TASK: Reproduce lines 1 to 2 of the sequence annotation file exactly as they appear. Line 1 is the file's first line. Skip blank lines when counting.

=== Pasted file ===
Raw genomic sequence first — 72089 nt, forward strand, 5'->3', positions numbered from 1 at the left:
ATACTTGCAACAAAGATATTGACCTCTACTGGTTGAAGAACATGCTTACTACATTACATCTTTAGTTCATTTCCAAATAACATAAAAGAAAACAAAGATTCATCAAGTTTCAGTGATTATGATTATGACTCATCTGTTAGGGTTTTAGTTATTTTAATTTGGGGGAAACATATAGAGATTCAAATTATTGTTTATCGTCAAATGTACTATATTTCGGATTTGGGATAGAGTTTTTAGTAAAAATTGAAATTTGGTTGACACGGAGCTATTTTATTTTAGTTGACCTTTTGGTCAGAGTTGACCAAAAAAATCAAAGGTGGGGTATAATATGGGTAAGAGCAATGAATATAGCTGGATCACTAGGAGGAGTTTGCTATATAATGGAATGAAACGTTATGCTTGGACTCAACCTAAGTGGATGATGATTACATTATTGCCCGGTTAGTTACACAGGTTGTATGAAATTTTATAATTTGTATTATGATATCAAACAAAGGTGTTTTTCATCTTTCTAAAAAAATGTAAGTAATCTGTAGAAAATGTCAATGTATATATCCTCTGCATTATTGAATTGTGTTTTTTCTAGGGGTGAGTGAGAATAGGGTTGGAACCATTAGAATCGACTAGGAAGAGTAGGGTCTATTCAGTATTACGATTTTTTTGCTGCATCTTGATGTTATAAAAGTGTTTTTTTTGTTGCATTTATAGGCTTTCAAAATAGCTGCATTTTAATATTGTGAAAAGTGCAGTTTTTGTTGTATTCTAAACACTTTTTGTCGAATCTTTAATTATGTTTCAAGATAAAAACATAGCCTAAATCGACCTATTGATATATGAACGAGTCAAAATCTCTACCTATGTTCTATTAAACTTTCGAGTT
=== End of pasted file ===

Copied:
Raw genomic sequence first — 72089 nt, forward strand, 5'->3', positions numbered from 1 at the left:
ATACTTGCAACAAAGATATTGACCTCTACTGGTTGAAGAACATGCTTACTACATTACATCTTTAGTTCATTTCCAAATAACATAAAAGAAAACAAAGATTCATCAAGTTTCAGTGATTATGATTATGACTCATCTGTTAGGGTTTTAGTTATTTTAATTTGGGGGAAACATATAGAGATTCAAATTATTGTTTATCGTCAAATGTACTATATTTCGGATTTGGGATAGAGTTTTTAGTAAAAATTGAAATTTGGTTGACACGGAGCTATTTTATTTTAGTTGACCTTTTGGTCAGAGTTGACCAAAAAAATCAAAGGTGGGGTATAATATGGGTAAGAGCAATGAATATAGCTGGATCACTAGGAGGAGTTTGCTATATAATGGAATGAAACGTTATGCTTGGACTCAACCTAAGTGGATGATGATTACATTATTGCCCGGTTAGTTACACAGGTTGTATGAAATTTTATAATTTGTATTATGATATCAAACAAAGGTGTTTTTCATCTTTCTAAAAAAATGTAAGTAATCTGTAGAAAATGTCAATGTATATATCCTCTGCATTATTGAATTGTGTTTTTTCTAGGGGTGAGTGAGAATAGGGTTGGAACCATTAGAATCGACTAGGAAGAGTAGGGTCTATTCAGTATTACGATTTTTTTGCTGCATCTTGATGTTATAAAAGTGTTTTTTTTGTTGCATTTATAGGCTTTCAAAATAGCTGCATTTTAATATTGTGAAAAGTGCAGTTTTTGTTGTATTCTAAACACTTTTTGTCGAATCTTTAATTATGTTTCAAGATAAAAACATAGCCTAAATCGACCTATTGATATATGAACGAGTCAAAATCTCTACCTATGTTCTATTAAACTTTCGAGTT